Nuclear Energy Cooperation with Foreign Countries: Issues for Congress [August 10, 2011]   [open pdf - 615KB]

"U.S. civil nuclear cooperation agreements ('123' agreements), which are bilateral agreements with other governments or multilateral organizations, have several important goals, including promoting the U.S. nuclear industry, which is increasingly dependent on foreign customers and suppliers, and preventing nuclear proliferation. Increased international interest in nuclear power has generated concern that additional countries may obtain fuel-making technology that could also be used to produce fissile material for nuclear weapons. Ensuring the peaceful use of transferred nuclear technology has long been a major U.S. objective, and Congress has played a key role. For example, the Nuclear Nonproliferation Act of 1978, which amended the Atomic Energy Act (AEA) of 1954, added new requirements for nuclear cooperation with the United States. Moreover, the United States has been a longtime proponent of restrictive international nuclear export policies. In recent years, some observers and Members of Congress have advocated that the United States adopt new conditions for civil nuclear cooperation. [...] This report discusses broad themes related to U.S. nuclear cooperation with other countries."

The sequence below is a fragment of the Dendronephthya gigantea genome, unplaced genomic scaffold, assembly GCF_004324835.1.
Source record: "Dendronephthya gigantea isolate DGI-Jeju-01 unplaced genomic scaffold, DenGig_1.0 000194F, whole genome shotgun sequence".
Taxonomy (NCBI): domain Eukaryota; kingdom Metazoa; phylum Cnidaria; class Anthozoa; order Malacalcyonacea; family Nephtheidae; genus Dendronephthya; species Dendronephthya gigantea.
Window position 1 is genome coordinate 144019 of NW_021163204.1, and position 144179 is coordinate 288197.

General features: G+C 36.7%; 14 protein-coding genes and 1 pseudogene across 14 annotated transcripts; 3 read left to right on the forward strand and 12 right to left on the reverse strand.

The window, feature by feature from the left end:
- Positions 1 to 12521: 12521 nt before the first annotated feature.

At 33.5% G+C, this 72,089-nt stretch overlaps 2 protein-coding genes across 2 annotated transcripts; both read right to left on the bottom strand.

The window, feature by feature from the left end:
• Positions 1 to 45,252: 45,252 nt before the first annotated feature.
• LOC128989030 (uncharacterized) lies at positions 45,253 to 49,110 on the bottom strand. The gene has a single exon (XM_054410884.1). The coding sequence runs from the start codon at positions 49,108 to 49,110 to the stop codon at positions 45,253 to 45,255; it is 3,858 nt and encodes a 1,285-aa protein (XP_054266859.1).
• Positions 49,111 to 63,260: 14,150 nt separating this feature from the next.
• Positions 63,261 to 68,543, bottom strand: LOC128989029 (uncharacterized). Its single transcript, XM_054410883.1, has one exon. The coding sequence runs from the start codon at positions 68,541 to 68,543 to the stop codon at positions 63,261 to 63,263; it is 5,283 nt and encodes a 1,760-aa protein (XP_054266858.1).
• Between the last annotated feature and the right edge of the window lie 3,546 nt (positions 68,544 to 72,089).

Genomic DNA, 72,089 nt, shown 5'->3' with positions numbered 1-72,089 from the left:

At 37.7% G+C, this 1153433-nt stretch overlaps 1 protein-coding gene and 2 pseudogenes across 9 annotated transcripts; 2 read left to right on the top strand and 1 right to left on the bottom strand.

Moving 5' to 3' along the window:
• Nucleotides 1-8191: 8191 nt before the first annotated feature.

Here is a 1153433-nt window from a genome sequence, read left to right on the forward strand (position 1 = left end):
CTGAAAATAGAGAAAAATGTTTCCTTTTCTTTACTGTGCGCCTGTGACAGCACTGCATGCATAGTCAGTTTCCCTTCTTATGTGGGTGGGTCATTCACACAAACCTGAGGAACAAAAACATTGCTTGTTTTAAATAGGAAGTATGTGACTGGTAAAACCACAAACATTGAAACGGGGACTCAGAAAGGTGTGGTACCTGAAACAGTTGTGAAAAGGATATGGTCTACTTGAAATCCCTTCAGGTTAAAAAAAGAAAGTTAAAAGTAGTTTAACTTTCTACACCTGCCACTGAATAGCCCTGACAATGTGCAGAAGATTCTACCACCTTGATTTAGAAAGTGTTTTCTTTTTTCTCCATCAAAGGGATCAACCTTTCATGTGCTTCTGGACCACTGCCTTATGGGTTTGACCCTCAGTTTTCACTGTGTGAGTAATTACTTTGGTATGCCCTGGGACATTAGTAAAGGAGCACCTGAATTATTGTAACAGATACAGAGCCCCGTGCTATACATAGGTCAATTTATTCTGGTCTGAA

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CRS Report for Congress, R41910
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